I've always taught the kids that no matter what you are, whatever you're going to be, teacher or street cleaner or whatever, do the best you can.
As I look back on my life, I've always been very fortunate and with that I have developed a positive attitude, and I've kept it all the way through life.
That's my nature.
(gentle piano music) - My name is Emmy Cleaves.
I was born in the beautiful capital city of Latvia, Riga, 86 years ago.
Would you believe it or not?
(typewriter sound effect) (tank rumbling) Riga had been occupied once before by the communist Russians, and then the Germans came, and we lived under that occupation.
And then, the Russians were coming back, and my mother said she would not allow herself to be subjected to another Russian occupation.
And so, we left and fled west.
Where our escape turned out to be very unfortunate because we wound up in a forced labor camp in Poland in Danzig.
But then, things got from bad to worse.
Russian military forces were advancing on the area, and when the bombs started falling, the camp guards left.
And everybody scrambled to get out wherever they could.
Word was that the city was encircled by the Russians like a noose around it and that there was one way to get maybe on the train.
And so, my mother got us in the train station.
(air raid siren) There was continuous chaos and continuous air raids.
My mother fought her way up into the train, and I was passing up the few things that we had when there was an air raid siren came.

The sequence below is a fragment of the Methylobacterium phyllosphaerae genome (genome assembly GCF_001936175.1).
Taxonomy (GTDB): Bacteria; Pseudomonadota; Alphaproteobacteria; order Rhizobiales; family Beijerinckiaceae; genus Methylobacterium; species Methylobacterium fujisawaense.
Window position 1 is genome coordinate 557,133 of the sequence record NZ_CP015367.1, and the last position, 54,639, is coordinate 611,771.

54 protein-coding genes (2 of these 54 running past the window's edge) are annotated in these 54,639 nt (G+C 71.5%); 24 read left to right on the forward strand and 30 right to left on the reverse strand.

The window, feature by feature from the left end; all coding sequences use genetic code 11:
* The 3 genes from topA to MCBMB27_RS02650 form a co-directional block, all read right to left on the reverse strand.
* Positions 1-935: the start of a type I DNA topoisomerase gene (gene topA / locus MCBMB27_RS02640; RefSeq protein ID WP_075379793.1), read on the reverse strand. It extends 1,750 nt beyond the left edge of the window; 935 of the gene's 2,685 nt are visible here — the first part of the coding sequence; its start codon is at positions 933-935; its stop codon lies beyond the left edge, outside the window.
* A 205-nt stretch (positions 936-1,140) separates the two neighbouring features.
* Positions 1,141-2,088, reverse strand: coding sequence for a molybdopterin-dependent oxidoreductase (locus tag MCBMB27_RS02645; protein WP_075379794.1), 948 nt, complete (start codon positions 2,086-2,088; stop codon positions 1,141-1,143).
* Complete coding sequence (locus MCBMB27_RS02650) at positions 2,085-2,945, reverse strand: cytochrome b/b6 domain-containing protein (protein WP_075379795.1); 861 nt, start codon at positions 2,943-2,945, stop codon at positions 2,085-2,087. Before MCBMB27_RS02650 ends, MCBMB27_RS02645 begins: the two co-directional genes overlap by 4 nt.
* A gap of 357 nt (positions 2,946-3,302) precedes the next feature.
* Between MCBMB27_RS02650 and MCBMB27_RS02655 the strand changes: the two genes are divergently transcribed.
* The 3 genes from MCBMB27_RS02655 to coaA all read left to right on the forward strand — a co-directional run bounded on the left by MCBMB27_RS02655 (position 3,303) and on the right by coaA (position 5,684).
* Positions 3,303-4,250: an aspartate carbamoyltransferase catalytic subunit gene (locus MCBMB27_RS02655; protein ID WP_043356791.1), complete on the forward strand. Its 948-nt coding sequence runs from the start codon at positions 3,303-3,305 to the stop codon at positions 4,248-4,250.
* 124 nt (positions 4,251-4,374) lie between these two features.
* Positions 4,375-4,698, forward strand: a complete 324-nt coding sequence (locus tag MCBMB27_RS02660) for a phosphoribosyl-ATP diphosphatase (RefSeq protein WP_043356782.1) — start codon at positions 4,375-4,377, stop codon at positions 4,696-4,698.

And they shut the door, and I was left on the platform.
The train just pulled out, and the police just swept everybody off the platform.
And there I was.
- [Narrator] And how old were you?
- I was 15.
(gentle piano music) I was pretty much devastated at that point.
I lost my country.
I lost my mother now, almost lost my life, and you're sort of in the shell shocked.
You really don't know.
Ultimately, I was taken in by a German schoolteacher, and like a substitute mother, she was really a wonderful woman.
It was an extremely sad time because I was grieving.
I was trying to be strong and brave, but in the evening I'd sit in this alcove.
And that's where I would cry.
I learned when a lot of bad things happen to you you cannot become a victim.
Never become a victim.
Because there's always hope.
There's always an ability to rise out of that.
(crowd cheering) Ultimately, the war came to an end, and the authorities gathered up the refugees again.
Everybody wanted to go somewhere else.
Nobody wanted to stay in Germany.
And so, I had, of course, since I was born on the Fourth of July, I absolutely belonged in the U.S.A. And that's how I got to be an Angeleno (laughing).
When Stalin died, and it was safe to write to relatives in Latvia, I did.
Before you could not write because receiving mail from the West meant a trip to Siberia.
My mother, ultimately, returned to Latvia.
She was permitted to come.
In 1960 she got here.
And we met at the Los Angeles Airport, and, of course, it was a moving, thrilling moment.
Where we both had thought that the other one may not be alive, but, of course, nature intended differently, They are testing our strength.
And then, on New Year's Eve in 1962 to '63 I met my soulmate.